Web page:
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As I Live and Breathe: Notes of a Patient-Doctor    Dr. Jamie Weisman order for
As I Live and Breathe
by Jamie Weisman
Order:  USA  Can
North Point, 2003 (2002)
Hardcover, Paperback

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* * *   Reviewed by Hilary Williamson

The author of As I Live and Breathe has a unique perspective; she is a patient who decided to become a doctor after her own harrowing illness, a congenital immune deficiency, was diagnosed. She tells us that 'The patients I met shaped the doctor I would become', sharing with the reader experiences from both points of view, including disturbing encounters as a doctor, of fellow patients in extremity.

While the difficulties of diagnosis and gruelling details of treatment are fascinating for anyone with an interest in medicine, what I found most valuable in the book was its articulation of the patient's anxieties, and also Dr. Weisman's musings on topics such as the value of a life. As a patient the author questions 'Why me?' ... 'It is always when I feel the prick of a needle that the "why me?" thoughts come, as if they were smoke leaking out through the tiny hole in my arm.' As a doctor she advocates with eloquence the importance of considering each patient's life to be of equal value.

The author shares in detail her own experiences of facial deformity (fortunately corrected by surgery) and a time when she came close to death due to the 'arrogance and laziness' of a fellow physician. She discusses medical mistakes in general, both those that she considers unforgivable and the more common results of 'human fallibility'. There is a wonderful analogy of illness as a 'murder mystery', developed effectively, in terms of false leads, major and minor characters, and how obvious the answer seems to be once the culprit is revealed.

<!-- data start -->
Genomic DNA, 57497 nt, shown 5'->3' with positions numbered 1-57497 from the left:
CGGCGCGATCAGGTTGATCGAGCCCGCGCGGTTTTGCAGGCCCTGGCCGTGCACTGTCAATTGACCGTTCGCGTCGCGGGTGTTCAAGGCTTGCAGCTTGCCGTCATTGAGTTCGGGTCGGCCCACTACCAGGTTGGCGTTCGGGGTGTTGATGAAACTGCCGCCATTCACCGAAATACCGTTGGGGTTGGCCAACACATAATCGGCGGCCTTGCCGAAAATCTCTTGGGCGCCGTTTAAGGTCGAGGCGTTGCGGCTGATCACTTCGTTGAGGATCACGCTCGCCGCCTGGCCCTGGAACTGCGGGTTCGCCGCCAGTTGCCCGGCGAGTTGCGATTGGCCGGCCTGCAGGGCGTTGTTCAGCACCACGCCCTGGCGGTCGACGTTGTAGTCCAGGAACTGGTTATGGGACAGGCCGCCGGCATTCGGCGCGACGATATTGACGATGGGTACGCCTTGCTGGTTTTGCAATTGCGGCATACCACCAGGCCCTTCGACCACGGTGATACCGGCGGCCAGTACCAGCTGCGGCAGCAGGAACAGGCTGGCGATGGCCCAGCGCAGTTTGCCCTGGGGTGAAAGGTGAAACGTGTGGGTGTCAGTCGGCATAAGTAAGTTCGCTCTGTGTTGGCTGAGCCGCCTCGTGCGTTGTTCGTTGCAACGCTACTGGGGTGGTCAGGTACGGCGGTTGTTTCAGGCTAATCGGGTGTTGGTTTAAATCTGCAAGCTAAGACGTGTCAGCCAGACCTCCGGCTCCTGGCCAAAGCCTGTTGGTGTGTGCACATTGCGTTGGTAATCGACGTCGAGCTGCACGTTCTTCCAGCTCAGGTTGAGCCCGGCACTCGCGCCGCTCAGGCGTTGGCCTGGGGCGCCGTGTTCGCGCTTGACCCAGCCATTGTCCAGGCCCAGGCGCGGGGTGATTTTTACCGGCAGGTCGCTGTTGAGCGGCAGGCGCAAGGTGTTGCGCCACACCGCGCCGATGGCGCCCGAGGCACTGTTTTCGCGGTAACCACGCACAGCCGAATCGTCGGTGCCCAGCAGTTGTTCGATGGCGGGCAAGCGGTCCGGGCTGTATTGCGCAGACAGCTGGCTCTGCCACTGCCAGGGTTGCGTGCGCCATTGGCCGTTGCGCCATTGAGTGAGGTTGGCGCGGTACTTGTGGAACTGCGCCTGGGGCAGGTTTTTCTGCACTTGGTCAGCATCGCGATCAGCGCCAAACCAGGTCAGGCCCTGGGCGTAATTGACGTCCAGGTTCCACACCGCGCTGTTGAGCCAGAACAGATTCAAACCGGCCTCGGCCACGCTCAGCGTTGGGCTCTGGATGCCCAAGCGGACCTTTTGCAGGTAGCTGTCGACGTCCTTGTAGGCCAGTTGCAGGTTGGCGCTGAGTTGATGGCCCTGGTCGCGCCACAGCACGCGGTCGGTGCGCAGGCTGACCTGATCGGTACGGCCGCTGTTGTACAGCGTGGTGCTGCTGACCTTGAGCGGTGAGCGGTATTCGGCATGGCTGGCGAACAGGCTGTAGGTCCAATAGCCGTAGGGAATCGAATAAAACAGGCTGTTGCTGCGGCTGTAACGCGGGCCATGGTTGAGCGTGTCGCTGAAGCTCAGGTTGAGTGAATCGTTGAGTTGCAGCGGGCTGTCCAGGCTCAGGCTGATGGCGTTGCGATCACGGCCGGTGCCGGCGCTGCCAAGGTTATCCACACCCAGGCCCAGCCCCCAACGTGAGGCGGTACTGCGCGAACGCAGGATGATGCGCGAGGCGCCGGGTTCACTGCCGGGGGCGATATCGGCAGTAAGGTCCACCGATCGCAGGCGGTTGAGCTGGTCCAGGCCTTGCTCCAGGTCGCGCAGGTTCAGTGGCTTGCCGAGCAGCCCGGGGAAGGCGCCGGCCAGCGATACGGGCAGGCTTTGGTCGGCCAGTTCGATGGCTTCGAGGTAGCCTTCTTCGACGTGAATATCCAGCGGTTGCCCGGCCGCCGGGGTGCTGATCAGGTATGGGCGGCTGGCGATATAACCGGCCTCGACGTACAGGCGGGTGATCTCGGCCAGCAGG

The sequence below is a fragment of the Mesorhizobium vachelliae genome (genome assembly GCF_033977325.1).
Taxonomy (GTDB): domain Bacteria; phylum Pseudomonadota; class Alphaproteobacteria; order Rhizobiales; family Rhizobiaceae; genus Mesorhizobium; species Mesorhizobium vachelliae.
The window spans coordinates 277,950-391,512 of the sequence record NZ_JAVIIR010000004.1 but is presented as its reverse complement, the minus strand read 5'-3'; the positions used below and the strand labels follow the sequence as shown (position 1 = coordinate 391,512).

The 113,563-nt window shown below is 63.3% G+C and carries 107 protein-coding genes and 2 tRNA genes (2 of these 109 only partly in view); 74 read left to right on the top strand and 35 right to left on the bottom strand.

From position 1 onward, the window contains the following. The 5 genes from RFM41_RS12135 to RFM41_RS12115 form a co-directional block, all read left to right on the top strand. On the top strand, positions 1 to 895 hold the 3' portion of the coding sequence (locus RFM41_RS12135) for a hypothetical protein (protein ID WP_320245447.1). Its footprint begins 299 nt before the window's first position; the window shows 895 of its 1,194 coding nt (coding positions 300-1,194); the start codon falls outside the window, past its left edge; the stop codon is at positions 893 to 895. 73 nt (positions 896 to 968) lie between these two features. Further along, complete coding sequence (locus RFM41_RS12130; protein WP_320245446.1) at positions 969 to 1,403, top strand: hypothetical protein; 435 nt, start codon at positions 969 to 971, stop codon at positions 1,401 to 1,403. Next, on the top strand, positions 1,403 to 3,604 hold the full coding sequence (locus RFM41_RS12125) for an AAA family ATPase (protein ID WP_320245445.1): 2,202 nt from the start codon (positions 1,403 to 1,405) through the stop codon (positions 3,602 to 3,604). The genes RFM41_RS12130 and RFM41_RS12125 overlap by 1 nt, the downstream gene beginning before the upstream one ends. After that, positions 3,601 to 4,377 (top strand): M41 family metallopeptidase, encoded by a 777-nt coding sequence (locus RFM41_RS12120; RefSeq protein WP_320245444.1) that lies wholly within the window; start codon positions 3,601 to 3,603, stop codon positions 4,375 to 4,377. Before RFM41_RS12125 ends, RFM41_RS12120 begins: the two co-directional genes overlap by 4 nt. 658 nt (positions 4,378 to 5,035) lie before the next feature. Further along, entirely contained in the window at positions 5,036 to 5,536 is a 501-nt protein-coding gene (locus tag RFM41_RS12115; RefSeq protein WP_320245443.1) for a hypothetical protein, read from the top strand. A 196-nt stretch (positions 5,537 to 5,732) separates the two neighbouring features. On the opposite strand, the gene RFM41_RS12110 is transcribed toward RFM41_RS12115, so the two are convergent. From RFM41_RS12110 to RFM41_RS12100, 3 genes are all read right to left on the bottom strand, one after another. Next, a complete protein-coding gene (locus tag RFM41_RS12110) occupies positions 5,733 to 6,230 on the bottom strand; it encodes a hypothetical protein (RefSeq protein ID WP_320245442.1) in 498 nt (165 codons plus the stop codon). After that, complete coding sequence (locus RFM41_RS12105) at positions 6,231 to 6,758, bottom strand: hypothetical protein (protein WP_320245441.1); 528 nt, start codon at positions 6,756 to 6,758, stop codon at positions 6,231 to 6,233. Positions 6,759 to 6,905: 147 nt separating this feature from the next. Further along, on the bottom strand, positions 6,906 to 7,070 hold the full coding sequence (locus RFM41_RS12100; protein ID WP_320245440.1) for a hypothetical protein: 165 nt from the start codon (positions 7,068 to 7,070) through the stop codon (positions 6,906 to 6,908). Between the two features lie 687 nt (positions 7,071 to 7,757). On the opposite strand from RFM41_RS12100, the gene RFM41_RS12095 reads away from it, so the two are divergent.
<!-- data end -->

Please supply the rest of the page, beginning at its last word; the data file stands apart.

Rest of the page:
Despite her uncertainty of living to see a child grow to adulthood and the risks of interrupting medication, the author decided to have a baby, and the anxiety began ... in a statement to which all parents can relate, she quotes her own parents saying that 'worry is at the heart of raising children, and with each successive stage of your child's life, you take your worries to the dealership and trade them in for a whole new set.'

Early in the book, Jamie Weisman talks of her surgeon hero, Dr. Gussack; after performing the tricky surgery on her face he died young of a brain tumor. Read As I Live and Breathe and you will spend time with someone who is herself a heroine, and who affirms the joy of life, however long or short it may be.

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